BaltimOregon to Maine

Locavore Cooking with Southern Efficiency and Northern Charm

Posts Tagged ‘kraut

Bulgur-Quinoa with Sauteed Leeks, Apples and Kraut

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Kitchen scraps transformed into a memorable lunch.

Happily, I was hungry today when I landed on The Sausageterian blog, maintained by fellow FOODday contributor Sara Bir. An intriguing string of ingredients in her “Bulgur with Cabbage, Onions, Feta and Walnuts” inspired my own lunchtime concoction. I sauteed a spring green leek with a pat of butter, melted, and then added the remnants of my home-fermented pink (resulting from a blend of red and green cabbage) sauerkraut to the pan. Then I chopped up my last long-forgotten, almost dried apple texture, freckled Goldenrush (my last one!) and added it to the pan. Meanwhile, I poured boiling water over the 1/2 cup of bulgur I had to use up and simmered a cup of quinoa on the stove. When the veggies had sauteed about 10 minutes, I added them to the cooked grains. I served it with some crumbled ricotta salata and a drizzle of a fig-infused balsamic glaze from some fancy foods store. And dotted it with some diced green garlic on top. What a tangy, satisfying dish that will still be difficult to recreate. Dan thought for sure it had pork in it. That’s probably just because we associate sauerkraut and apples with bacon, as I’ve braised them together before. The chicken broth I simmered the quinoa in was the only meat product involved. Now a little browned lamb or pork sausage could be crumbled into this mix. That’s something I bet The Sausageterian would approve of.

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Written by baltimoregon

April 7, 2010 at 1:09 am

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Fermenting Cabbage: Kraut and David Chang’s Kimchi

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My kraut of red and mostly green cabbage.

Less than three weeks later: fermented kraut.

Shredded cabbage in pickle crock on day one.

Fermenting and pickling are my favorite of the food preservation arts. Fermenting especially, because there’s no cooking up a brine, stuffing jars, water-boiling them. I love raw fermentation, where all you do is salt and submerge the chopped vegetables in their own juices, and then the naturally-present lactobacillus bacteria transform the vegetable sugars into lactic acid, the vinegar-like natural brine that preserves your kraut.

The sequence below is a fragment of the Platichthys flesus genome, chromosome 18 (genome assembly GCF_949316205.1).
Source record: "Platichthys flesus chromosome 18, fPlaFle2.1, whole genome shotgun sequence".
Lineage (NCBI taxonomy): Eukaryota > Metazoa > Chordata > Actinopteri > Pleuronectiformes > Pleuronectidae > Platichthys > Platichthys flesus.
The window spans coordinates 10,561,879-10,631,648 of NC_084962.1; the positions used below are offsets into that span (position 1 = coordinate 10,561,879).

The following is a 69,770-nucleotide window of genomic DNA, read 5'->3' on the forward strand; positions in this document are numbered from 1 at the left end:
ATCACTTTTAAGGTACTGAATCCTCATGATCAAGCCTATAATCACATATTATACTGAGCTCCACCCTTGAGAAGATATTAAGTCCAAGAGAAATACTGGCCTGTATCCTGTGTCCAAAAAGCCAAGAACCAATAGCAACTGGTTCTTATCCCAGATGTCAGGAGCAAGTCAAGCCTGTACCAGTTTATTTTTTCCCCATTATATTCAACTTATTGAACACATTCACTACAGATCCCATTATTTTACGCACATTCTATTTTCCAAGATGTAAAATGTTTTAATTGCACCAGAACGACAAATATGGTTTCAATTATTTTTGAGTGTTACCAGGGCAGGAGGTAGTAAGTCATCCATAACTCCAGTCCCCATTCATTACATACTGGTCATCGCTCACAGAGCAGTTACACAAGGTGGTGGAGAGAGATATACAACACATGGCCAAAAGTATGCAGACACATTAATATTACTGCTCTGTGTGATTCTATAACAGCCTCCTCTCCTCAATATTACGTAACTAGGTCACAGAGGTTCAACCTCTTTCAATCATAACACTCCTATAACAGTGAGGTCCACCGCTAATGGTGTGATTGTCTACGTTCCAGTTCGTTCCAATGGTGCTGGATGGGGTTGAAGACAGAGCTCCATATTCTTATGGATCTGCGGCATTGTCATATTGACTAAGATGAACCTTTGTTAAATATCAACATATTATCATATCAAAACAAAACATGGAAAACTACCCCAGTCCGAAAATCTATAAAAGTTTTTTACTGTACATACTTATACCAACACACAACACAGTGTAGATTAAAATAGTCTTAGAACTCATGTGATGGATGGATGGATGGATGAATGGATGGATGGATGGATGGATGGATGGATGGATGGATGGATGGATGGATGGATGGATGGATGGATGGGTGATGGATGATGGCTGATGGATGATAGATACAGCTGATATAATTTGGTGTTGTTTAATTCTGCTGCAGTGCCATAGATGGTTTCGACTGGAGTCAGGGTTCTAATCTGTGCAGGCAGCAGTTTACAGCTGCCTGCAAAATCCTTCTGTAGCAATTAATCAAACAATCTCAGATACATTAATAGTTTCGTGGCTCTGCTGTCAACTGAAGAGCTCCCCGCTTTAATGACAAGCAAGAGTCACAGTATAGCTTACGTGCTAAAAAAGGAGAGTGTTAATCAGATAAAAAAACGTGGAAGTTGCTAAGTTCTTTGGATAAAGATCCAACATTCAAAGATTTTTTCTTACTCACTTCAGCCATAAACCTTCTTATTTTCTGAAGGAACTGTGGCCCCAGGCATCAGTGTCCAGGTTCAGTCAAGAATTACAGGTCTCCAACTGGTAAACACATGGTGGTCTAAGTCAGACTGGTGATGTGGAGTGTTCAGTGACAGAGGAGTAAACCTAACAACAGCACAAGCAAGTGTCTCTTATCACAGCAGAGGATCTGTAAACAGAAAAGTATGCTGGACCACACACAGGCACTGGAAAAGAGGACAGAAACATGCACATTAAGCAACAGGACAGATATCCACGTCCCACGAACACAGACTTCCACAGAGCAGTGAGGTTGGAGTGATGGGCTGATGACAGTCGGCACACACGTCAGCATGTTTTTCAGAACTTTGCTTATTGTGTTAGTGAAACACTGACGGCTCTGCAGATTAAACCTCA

I started fermenting my kraut about Nov. 7, so I could connect with the great Baltimore Thanksgiving tradition. Of course, I never made sauerkraut in Baltimore nor did I ever have Thanksgiving there, but I love Gertrude’s (site of our rehearsal dinner) and meant to attend their kraut festival. So I was thrilled to find Gertie’s recipe for Sauerkraut and Apples (tips on fermenting your own kraut here). The uptown version, with dry champagne and fresh ginger, graced our Thanksgiving table. The clean tang of the kraut helped undercut the grease and heaviness of the rest of the meal. Plus, those tangy probiotic bacteria (like the ones present in yogurt) really aid in digestion. Another secret to the kraut: we sauteed it with the maple-cured, applewood-smoked pork belly I just cured with Intaba at the restaurant.

Curing the pork belly with salt, brown sugar and maple syrup.

After a week of curing, plus an hour of smoking: bacon!

 

 

 

 

 

 

 

 

 

 

The same day I made kraut, I also made garlicky, gingerly, salty-sweet Napa cabbage kimchi, with the recipe from hip chef David Chang of Momofuku fame. I still need to make his Fuji Apple Salad with Kimchi, Smoke Jowl & Maple Labne before we eat all the kimchi in the fridge. If only we’d smoked some pork jowl with our bacon.

My Napa cabbage Kimchi, based on Momofuku's recipe. It does a number on your breath!

Written by baltimoregon

November 29, 2009 at 11:58 am

Pickle Problems?: Week 2

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Is that white scum mold?

Is that white scum mold?

Nurturing these pickles for a week, you become attached. I’ll be more than distraught if something goes wrong now. They still taste good but today was the first day I noticed the presence of white, filmy scum…mold I suppose. Perhaps my cover was too airtight? I replaced it with a pillow case to let the brew breathe a little better. Looks like my instincts were also right to add extra salt after the first day, according to Wild Fermentation master Sandorkraut. My recipe called for 1/2 cup salt to his 3/8 cup per 4 pounds cukes, so at least I already had that more saline brine he recommends. It’s nice to see that even experts botch their ferments when they first begin. It is a science but not an exact one. There’s plenty of room for trial and error here. Sandor also gave me the idea to try horseradish leaves in addition to the grape ones to keep the pickles crisp. Though I need to transplant my horseradish root into a big pot, else it take over the yard!

Next, I’ll try to make a kraut ferment with this beautiful young purple cabbage our friend Sang picked and gave to us today. We are dog-sitting sweet Mr. Baba (baba-sitting) while she and Antony head to Burning Man this week.

I’ll start small with kraut in a mason jar. Season it with caraway, celery seeds and/or fennel. I just hope the dog doesn’t get into it:) Any suggestions on kraut seasonings? Any advice on controlling mold while your veggies brine?

I'll grow cabbage next year.

I'll grow cabbage next year.

Sleepytime.

Sleepytime.

Written by baltimoregon

August 31, 2009 at 12:39 am

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